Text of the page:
Why is telephone support telling buyers to file frivolous A to Z Claims?


In the last 2 weeks we have noticed that buyers are being advised prior to requesting a return or if for some reason they don’t want to pay for return shipping amazon customer service is suggesting the customer place an A to Z claim. Even more interesting the buyers claims are denied because they are not being honest and that is being found out through claim research.

We always try to do the best case scenario for customers. We would rather lose money then have a bad reputation, but it seems the A to Z system is becoming an abused scapegoat, which affects the seller metrics erroneously.

How can Amazon fix this issued loophole?!?!


This is amazing - after we placed this forum message we received yet ANOTHER A to Z claim.

The customer says we didn’t respond to her return request - we replied 6 hours after she initiated her initial request.

Today she called into support and they told her to file a claim : “item not as described”

Buyer Comments: contact seller no respond. Customer wants to return item.

Your Re-presentation:
Monday, July 14, 2014 On July 8th, 2014 at 3:30 am we received an email from the customer stating she wanted to return her order. We promptly responded on July 8th 2014 at 9:14am with the steps from Amazons website on how to obtain a return authorization. We responded to the customer within 6 hours of her email. We would gladly refund Judith once the item is received. Thank you.

Claim Type:
Items not as described




This has been an ongoing discussion…

I dont think Amazon will be addressing this concern anytime soon…

I personally wish Amazon CSR’s would direct customer to our customer service number rather then opening an A-Z for the customer or telling them to do so…


The ill-advised filing of A-Z claims by poorly trained reps is a real sore spot for sellers.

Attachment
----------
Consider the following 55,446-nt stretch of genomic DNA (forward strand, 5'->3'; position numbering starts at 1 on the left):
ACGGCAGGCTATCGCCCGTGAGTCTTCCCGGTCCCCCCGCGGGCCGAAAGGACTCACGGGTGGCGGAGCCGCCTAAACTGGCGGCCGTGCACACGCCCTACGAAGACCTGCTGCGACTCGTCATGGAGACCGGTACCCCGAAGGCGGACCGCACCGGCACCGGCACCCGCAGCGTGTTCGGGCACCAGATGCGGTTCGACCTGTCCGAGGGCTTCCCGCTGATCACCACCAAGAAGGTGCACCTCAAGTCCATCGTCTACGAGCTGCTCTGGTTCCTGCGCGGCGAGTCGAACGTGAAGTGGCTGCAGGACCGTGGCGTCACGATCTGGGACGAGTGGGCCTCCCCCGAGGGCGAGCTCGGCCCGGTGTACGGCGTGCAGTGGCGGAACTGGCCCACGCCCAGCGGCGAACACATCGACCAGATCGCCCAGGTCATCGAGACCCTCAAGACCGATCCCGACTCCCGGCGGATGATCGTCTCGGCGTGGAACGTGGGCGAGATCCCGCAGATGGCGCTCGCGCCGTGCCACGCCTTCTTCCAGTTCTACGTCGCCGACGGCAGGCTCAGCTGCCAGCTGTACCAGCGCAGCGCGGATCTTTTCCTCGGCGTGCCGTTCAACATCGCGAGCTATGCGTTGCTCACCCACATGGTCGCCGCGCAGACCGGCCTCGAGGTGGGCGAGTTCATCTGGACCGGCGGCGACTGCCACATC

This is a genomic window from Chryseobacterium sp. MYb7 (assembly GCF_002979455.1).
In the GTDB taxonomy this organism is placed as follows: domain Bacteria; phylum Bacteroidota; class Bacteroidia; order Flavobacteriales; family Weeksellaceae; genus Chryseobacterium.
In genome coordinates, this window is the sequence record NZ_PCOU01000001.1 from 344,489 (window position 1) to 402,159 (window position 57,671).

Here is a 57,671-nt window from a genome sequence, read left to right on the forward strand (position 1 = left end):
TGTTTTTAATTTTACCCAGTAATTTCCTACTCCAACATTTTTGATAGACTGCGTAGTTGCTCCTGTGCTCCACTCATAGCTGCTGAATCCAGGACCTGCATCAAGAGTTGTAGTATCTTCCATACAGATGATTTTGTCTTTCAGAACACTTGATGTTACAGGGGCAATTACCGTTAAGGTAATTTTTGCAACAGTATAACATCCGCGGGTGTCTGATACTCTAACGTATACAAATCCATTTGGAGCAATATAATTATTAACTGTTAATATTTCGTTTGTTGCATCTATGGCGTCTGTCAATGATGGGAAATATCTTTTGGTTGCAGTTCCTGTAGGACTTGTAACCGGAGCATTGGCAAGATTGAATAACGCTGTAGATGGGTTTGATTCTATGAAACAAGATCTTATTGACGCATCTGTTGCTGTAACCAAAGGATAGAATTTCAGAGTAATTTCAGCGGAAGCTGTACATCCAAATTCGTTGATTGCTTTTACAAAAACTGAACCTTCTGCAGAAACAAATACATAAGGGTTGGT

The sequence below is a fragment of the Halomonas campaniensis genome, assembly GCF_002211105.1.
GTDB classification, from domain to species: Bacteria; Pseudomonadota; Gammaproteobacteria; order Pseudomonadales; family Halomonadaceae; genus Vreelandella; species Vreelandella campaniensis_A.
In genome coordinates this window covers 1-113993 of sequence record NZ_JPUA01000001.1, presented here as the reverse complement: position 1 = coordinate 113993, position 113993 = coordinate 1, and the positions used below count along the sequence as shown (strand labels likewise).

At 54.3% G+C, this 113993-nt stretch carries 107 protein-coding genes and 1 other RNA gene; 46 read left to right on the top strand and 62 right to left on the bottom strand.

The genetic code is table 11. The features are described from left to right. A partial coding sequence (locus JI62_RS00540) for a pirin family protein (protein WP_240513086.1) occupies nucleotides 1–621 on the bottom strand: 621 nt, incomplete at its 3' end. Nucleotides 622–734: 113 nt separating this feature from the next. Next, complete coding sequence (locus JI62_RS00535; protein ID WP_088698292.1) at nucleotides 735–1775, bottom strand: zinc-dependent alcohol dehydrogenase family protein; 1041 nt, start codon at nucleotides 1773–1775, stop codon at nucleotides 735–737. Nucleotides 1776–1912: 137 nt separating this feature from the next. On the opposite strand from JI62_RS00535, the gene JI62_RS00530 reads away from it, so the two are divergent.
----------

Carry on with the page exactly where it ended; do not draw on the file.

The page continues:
Amazon refuses to address this issue despite repeated requests.

if enough sellers bombard Bezos at "jeff@amazon.com" complaining of his obviously nasty little policy of allowing reps to file questionable claims and then adamantly refusing to remove them once it is shown that they are bogus, then maybe eventually the policy will change.

In the meantime, it is just one of the unpleasant perils of selling on Amazon.
Think of it like sailing down the Amazon river on a raft while creatures hiding in the bushes blow poison darts at you.


So although the buyers claim is denied the seller has the ODR affect the seller metrics?

Seems wrong in so many ways. We try our hardest to fulfill all requirements and service thousands of orders, but frivolous claims can subject us to being reprimanded negatively.

What a headache.


You mouth to gods ears


This has to stop. In the long run, this is not good for Amazon. It leaves sellers frustrated and disheartened. A seller is more afraid of A to Z than the black plague. It is of Amazon’s advantage to have loyal sellers that invest in their inventory than constantly waiting for the ax to fall.


How can we get sellers together to rally to fix this issue?

This is not a good practice for Amazon itself; the customer service reps are telling customers to use the system and file an A to Z without addressing the issue at hand. Isn’t this bad for the Amazon business itself? I was talking to a Support Rep and he told me people are doing this on high ticket items all the time i.e Playstations, Ipads, Laptops and basically getting them for free.

I understand being customer oriented, but promoting FRAUD?


Edited by: 786 on Jul 14, 2014 7:49 PM


" A seller is more afraid of A to Z than the black plague. "

So true yet the AMAZON has all the by-laws that enticed its investors. Money is GOD, you know.


One thing amazon might consider is that it is NOT good customer service to file spurious claims that will be denied in the end. It is an extreme waste of the buyer’s time, aside from harming the seller for no reason.

Would that buyer not have preferred being helped to contact the seller and having the problem addressed?

I picture the reps in their cubicles, with supervisors looming over them, timing every call. The sole objective seems to be: End this call as fast as possible, customer service be damned. It’s the only explanation I can come up with that covers both what is happening and why the reps seem completely untrained. They don’t need knowledge if their goal is just to placate without helping.



We got an A-Z claim about a return request as well. Such a joke. I guess the buyer didn’t check her emails or buyer account, because the return was authorized within 24 hours of the request. I included in the A-Z representation that even though it was well beyond the return period, the buyer was more then welcome to return the item, and included our mailing address. We got a ding on our metrics, but for now it’s still okay…


Can you not appeal the claims process?

closed #13